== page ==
Yes, I am "going back to school." I keep calling this my Mid-life Crisis, which is kind of a joke because it doesn't feel like a crisis, but also kind of fitting because I've had a real shift in my goals and perspective and it's starting to show. In the past month or two I've quit my job, got a tattoo, and enrolled in a Massage Certificate programme - a complete shift of focus for me.
Which brings us to today's topic.
This being my first venture in tertiary education here in my adoptive country, I have learned a little bit about how these things work in New Zealand.
I admit I still don't understand the complex testing system which high school students take and which somehow has specific consequences for what types of university programmes they can get into. But I can now tell you something about finances.
First, there's student loans. I applied for one last week. Just about anyone can get one, and here is how it works: You take out the loan, the special government agency that handles such things then pays your enrolment fees and can also pay you for course-related costs (in my case, that's mainly a massage table). Once you graduate, your loan account gets handed over to the IRD (it's like the IRS). This loan is completely interest free. And you don't have to pay it back 'til you start making over a certain amount of money (about $18,000 a year). THEN you just have to repay 10% of your current income until it's paid off. It doesn't matter how long it takes. Just 10% of your earnings taken right out of your pay check by the IRD. It's that easy.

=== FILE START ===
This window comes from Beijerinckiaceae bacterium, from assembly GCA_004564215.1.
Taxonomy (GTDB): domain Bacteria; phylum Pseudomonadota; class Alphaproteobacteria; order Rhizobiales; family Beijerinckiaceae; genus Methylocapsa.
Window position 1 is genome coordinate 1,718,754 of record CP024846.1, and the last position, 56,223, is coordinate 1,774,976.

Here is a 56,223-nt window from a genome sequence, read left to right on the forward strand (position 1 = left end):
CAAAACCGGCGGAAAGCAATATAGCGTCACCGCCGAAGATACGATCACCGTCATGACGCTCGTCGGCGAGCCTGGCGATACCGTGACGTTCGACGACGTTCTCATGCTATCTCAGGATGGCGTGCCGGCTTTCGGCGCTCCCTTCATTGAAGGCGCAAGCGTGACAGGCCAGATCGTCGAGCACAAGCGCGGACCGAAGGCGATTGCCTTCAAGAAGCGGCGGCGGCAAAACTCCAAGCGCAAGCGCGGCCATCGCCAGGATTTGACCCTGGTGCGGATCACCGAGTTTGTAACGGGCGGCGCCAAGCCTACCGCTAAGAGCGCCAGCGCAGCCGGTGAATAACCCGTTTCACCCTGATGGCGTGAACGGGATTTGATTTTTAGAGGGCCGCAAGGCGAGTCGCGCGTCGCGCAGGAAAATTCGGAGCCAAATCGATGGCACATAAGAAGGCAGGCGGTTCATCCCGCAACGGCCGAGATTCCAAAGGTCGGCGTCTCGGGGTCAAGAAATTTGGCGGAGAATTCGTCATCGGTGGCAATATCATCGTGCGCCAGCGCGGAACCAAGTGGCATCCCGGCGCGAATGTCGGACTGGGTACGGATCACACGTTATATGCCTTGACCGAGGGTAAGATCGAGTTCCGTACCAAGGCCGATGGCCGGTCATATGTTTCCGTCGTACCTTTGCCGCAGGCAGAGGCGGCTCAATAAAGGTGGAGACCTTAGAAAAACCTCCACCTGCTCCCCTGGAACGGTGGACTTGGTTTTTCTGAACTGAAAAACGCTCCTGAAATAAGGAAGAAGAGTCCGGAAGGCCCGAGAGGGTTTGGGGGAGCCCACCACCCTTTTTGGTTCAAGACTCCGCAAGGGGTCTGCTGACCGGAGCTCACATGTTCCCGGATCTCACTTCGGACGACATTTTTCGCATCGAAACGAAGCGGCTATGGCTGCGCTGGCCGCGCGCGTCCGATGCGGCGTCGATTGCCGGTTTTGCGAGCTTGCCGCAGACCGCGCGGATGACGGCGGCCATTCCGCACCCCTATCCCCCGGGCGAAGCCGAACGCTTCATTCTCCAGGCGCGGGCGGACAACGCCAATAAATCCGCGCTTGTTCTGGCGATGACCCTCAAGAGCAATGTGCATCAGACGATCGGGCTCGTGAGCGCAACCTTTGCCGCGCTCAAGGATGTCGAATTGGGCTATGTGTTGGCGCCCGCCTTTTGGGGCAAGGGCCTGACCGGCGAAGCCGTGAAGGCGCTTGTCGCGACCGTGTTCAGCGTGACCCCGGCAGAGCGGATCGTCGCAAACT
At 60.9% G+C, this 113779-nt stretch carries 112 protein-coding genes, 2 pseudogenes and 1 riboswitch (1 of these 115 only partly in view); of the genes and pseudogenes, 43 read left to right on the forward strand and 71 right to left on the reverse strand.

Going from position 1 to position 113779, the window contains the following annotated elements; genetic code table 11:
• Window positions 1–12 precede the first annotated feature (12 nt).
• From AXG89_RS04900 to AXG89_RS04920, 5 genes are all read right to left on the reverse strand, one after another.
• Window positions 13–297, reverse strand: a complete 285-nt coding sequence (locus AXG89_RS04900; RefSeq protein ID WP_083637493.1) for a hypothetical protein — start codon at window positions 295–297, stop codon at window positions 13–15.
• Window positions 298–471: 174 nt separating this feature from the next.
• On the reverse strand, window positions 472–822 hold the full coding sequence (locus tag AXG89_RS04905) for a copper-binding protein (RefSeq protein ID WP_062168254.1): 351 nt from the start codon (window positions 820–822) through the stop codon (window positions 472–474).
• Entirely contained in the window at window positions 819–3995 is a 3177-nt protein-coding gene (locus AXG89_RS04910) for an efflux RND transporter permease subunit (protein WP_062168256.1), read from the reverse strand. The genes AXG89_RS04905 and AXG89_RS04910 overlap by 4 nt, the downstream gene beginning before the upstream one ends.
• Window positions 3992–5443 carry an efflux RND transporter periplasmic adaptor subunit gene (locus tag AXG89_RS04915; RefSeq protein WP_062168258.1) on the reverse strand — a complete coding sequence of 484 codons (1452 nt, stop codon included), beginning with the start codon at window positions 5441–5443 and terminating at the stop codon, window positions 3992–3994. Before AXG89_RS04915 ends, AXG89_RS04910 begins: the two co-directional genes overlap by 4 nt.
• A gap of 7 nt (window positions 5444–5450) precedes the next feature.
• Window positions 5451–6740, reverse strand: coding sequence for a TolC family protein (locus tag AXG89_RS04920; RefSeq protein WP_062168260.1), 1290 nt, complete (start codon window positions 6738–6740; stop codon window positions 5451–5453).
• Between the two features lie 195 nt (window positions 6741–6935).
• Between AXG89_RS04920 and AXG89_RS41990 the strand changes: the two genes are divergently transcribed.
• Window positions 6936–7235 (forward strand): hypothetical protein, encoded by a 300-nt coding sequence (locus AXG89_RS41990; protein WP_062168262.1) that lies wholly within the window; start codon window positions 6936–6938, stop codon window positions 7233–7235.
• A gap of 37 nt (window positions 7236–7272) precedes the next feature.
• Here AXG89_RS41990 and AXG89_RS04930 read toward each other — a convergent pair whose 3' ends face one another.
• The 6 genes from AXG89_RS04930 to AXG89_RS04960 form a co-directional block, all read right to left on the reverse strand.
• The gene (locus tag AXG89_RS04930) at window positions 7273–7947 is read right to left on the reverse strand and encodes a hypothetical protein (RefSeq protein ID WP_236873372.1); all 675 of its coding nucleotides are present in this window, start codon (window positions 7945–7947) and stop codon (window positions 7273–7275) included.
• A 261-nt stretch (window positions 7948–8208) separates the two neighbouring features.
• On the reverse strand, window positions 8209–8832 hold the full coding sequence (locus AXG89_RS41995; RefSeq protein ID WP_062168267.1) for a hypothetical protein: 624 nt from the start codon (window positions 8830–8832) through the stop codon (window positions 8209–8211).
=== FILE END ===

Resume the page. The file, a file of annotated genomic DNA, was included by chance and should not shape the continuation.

Oh, but it does not, in fact, end there. Here's a brand new term: Student Allowances. How these work is a little simpler: the government gives you money. And you don't owe them anything ever. Yes, my friends, the government will actually PAY you to go to university! Now, how much you get depends on your income as well as your partner's. I my case I don't qualify for any because of Loren's income, and because of my age (partner's income doesn't count if you're under 23). But the average student just out of high school will get somewhere between $50 and $150 per week, depending on their parent's circumstances. Now that is pretty great.
For an adult student, the whole system is still pretty neat. But for a parent trying to send their kid to university, well, it's pretty damn amazing.
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